Once again, the press has dismissed a popular movement as carnival—this time not Occupy Wall Street, but the anti-Putin protests. On March 1, 2012, in a Financial Times article titled “Carnival spirit is not enough to change Russia,” Konstantin von Eggert wrote, “One cannot sustain [the movement] on carnival spirit alone.”1 A little over a week later, Reuters sought to close the debate with an article by Alissa de Carbonnel, in which she announced, “The carnival is over for Russia’s three-month-old protest movement against Vladimir Putin.”2 On the contrary, it was just the beginning of Russia’s carnival.

Around the same time, Irina Sandomirskaja, professor of cultural studies at the Center for Baltic and East European Studies at Stockholm’s Södertörn University, wrote in an online article:

“The world will be saved by the balagan (street theater playing farce).” In this carnivalesque paraphrase of the famous dictum by Dostoevsky, Lev Rubinstein, truly the brain and the tongue of Moscow’s recent political protests, and the one who currently occupies the position of “the Sun of Russian Poetry,” sums up the results of the political season that is swiftly moving to its end in the presidential election on March 4th.3

Described as “a fairground show, performed by itinerant players who traveled from fair to fair and frequented the Mardi Gras celebrations in Petersburg,” the balagan is no longer a mainstream popular entertainment in Russia.4 But its main figure, Petrushka (equivalent to Pierrot), the fool, might well be reincarnated in Lev Rubinstein, while other, heretofore unconceivable characters have since been added to the Russian carnival cast.


Figure 1: Illustration by Nicholas Blechmann for the New York Times.

1. Post-feminist Masquerade
Having stormed a half-empty Moscow cathedral in brightly colored tights, dresses, and ski masks, members of an all-female, self-proclaimed punk band performed a strident so-called punk prayer as a call to action to their fellow comrades. The arrest, subsequent trial, and current incarceration of Pussy Riot have since become history, but on that February 21, Pussy Riot’s antics hadn’t yet made it into the official record of the carnivalesque.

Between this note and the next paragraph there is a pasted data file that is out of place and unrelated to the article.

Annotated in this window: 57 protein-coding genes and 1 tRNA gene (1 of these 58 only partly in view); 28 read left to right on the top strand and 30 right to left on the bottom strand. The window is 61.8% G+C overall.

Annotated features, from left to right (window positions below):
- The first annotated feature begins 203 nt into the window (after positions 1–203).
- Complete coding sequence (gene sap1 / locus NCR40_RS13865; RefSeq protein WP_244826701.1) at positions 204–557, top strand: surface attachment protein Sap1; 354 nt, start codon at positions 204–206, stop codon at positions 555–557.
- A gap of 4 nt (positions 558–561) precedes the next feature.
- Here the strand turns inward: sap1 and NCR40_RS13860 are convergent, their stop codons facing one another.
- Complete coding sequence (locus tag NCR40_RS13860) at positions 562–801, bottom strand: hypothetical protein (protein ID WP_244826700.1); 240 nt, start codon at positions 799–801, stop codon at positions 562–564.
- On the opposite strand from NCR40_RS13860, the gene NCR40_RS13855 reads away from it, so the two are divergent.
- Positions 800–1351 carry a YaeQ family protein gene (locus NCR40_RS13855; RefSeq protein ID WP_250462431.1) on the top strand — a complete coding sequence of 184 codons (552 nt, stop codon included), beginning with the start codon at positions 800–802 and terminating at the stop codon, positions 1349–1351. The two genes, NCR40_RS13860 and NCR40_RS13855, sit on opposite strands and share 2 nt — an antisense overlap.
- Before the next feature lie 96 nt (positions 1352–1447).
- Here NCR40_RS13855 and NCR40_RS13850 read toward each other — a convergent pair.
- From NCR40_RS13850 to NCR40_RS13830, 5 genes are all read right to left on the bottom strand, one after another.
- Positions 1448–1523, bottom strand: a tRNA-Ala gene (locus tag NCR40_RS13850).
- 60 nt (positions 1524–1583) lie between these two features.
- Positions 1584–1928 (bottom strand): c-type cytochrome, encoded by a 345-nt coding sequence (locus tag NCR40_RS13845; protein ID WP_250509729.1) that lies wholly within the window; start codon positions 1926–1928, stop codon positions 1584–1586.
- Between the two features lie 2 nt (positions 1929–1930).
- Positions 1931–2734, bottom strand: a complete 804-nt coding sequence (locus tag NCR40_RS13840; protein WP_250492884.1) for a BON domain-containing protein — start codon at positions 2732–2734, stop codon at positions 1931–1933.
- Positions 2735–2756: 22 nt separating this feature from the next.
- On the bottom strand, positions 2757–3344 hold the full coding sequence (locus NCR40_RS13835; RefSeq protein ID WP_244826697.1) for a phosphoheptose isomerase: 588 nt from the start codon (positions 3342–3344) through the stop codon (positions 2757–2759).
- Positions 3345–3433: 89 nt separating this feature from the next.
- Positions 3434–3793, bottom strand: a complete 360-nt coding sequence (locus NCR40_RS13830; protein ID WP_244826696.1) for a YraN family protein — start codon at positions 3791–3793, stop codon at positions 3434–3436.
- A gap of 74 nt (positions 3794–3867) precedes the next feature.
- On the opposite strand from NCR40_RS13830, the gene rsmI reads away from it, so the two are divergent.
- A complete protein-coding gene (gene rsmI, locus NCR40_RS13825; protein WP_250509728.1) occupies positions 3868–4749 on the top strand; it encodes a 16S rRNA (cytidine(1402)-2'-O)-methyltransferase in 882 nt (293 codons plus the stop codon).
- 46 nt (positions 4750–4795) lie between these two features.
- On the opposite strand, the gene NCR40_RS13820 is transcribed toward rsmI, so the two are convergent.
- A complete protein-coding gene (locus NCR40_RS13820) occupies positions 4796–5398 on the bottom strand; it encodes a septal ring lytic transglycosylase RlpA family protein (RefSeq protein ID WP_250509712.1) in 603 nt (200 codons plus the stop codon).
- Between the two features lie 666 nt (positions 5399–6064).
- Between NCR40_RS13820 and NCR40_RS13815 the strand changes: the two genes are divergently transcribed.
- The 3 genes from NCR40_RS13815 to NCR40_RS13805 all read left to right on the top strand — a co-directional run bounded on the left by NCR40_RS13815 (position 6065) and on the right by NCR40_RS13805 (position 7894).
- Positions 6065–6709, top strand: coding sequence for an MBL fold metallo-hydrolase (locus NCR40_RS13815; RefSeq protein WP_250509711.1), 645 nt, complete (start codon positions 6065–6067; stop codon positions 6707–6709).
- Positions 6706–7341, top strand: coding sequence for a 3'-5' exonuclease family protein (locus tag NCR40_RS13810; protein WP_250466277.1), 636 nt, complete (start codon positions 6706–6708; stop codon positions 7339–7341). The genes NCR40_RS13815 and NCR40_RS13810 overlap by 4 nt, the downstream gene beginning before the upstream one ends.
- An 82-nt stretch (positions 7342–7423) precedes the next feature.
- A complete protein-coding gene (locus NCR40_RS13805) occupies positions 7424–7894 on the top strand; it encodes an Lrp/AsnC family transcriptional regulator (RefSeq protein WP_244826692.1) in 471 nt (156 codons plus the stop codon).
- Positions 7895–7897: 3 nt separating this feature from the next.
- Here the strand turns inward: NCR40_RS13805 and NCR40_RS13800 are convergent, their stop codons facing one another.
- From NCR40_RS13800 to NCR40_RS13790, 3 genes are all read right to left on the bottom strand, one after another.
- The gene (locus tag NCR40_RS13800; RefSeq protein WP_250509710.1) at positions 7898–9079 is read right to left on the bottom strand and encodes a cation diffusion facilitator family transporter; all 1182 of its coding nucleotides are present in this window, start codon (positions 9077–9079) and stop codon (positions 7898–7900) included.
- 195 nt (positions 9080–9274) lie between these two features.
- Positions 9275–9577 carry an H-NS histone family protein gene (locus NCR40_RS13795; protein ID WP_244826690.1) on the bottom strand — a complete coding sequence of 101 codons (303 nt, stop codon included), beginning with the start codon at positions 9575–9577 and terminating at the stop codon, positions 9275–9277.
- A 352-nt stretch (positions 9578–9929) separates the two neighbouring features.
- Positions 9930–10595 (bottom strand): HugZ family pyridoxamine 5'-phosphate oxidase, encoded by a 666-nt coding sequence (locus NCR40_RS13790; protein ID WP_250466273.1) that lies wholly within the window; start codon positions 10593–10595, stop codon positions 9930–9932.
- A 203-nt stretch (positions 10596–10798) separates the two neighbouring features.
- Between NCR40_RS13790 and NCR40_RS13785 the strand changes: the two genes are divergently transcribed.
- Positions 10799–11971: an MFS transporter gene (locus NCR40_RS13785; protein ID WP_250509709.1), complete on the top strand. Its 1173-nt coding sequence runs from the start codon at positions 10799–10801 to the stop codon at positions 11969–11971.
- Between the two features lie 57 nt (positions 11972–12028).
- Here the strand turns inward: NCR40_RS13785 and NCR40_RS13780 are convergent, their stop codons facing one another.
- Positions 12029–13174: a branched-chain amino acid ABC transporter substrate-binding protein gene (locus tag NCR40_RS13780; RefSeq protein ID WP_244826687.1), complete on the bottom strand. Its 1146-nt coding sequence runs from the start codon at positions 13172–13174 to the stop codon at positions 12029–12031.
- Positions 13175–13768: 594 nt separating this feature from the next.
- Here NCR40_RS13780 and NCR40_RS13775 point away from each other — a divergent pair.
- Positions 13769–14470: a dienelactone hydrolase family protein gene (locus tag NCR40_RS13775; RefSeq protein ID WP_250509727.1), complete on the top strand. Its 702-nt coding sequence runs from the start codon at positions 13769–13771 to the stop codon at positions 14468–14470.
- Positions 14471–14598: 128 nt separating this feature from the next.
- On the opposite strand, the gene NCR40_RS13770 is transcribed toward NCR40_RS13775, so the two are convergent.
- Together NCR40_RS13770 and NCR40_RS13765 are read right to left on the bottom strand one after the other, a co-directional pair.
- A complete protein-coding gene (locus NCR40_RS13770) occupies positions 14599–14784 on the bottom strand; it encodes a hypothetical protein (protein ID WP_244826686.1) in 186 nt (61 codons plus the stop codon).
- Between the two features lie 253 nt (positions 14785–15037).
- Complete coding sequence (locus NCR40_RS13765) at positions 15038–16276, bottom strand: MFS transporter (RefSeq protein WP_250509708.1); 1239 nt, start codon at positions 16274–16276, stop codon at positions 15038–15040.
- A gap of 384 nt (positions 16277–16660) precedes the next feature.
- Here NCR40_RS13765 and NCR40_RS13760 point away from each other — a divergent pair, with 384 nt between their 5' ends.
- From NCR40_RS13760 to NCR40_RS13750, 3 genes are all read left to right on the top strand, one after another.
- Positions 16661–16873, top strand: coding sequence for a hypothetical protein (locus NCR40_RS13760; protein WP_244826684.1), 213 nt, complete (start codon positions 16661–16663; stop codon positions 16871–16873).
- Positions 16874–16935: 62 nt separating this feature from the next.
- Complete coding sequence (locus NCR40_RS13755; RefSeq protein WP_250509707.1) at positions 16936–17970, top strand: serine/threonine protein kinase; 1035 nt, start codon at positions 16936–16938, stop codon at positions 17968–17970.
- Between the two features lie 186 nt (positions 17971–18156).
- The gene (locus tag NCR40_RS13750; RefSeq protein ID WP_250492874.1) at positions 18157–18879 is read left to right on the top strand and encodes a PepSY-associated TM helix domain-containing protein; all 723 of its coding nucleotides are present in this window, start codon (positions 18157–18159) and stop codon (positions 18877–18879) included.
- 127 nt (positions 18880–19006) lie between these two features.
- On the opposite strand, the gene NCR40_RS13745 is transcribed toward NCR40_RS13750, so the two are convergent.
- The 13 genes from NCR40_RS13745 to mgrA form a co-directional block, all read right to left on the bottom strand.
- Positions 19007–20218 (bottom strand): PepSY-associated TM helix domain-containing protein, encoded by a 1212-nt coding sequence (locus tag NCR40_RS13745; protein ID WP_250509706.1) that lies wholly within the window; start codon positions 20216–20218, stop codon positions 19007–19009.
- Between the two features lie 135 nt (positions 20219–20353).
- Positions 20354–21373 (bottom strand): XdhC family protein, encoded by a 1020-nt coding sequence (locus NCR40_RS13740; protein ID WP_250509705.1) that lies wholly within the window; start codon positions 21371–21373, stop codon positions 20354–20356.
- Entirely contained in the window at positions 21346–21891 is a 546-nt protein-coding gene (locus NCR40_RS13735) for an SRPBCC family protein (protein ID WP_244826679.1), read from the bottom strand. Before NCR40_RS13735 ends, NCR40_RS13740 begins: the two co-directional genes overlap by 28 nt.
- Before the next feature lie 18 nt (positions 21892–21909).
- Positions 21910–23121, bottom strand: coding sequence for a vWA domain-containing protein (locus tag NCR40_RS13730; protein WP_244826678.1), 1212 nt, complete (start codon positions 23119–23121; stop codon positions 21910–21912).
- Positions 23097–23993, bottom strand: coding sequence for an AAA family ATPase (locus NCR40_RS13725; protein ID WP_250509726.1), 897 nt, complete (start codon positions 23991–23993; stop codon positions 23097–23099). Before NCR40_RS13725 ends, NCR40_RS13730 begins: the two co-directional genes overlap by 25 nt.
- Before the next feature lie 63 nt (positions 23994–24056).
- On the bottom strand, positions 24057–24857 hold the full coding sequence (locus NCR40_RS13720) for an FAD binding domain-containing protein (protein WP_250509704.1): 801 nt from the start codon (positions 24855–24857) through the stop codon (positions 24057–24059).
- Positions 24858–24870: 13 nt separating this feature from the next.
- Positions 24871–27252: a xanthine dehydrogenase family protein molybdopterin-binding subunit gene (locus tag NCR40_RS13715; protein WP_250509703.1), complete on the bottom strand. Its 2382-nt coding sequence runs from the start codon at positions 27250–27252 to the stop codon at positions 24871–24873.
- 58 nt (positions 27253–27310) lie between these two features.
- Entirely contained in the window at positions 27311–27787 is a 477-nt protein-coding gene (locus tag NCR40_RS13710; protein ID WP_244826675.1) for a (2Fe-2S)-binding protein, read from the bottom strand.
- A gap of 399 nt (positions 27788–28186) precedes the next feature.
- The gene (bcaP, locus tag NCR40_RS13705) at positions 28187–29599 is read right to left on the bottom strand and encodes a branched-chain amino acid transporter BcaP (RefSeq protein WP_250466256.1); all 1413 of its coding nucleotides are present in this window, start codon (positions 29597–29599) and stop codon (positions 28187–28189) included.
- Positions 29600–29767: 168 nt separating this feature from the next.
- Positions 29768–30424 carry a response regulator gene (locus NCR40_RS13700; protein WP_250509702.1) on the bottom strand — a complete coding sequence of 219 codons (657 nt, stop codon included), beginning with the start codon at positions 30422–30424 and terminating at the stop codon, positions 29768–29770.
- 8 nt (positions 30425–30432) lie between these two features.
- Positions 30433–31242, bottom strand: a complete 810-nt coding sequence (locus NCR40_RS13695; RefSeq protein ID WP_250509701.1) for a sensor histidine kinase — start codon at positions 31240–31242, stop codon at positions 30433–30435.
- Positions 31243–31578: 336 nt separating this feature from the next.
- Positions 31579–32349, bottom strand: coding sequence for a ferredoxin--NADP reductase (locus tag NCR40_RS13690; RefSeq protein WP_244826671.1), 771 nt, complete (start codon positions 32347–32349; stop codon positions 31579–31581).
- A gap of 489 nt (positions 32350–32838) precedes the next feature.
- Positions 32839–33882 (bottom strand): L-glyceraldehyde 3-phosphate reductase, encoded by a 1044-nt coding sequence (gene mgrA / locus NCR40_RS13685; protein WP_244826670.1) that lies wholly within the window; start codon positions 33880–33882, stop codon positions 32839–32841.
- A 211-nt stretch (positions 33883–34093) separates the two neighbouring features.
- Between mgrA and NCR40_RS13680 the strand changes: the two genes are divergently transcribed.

Did anyone notice the date? One Russian journalist, Mansur Mirovalev, of the Associated Press, retrospectively reported on Holy Mary, Drive Putin Away, Pussy Riot’s forty-second-long, lip-synched performance at Christ the Savior, that “[a]n outspoken cleric known for his liberal views call[ed] it a ‘legal outrage’ during Shrovetide week, when church tradition allows and even encourages carnival-like escapades and jokes.”5 Shrovetide week is customarily designated for confession in the Christian calendar, rendering Pussy Riot’s catty song a strange confession. Perhaps more significantly, February 21, 2012 actually falls right on Mardi Gras day, the last sanctioned day of carnival revelry.


Figure 2: Pussy Riot performance at Moscow’s Cathedral of Christ the Saviour on February 21, 2012

Given Pussy Riot’s careful calendrical choices, masterful use of symbols, and canny encoding of signs, it is hard to believe that it was merely coincidental that their iconoclastic performance took place on Fat Tuesday. Their first song, “Release the Cobblestones”—perhaps a veiled reference to the May 1968 slogan, “Sous les Pavés la Plage” (Under the Cobblestones, the Beach)—was released on November 7, 2011, the anniversary of the 1917 Russian Revolution. Pyotr Kropotkin, one of the founders of anarchism, was invoked in their song “Kropotkin Vodka,” which began as a series of impromptu performances, recorded and later released on the internet. Of their signature balaclavas, one band member, known as Shayba, said: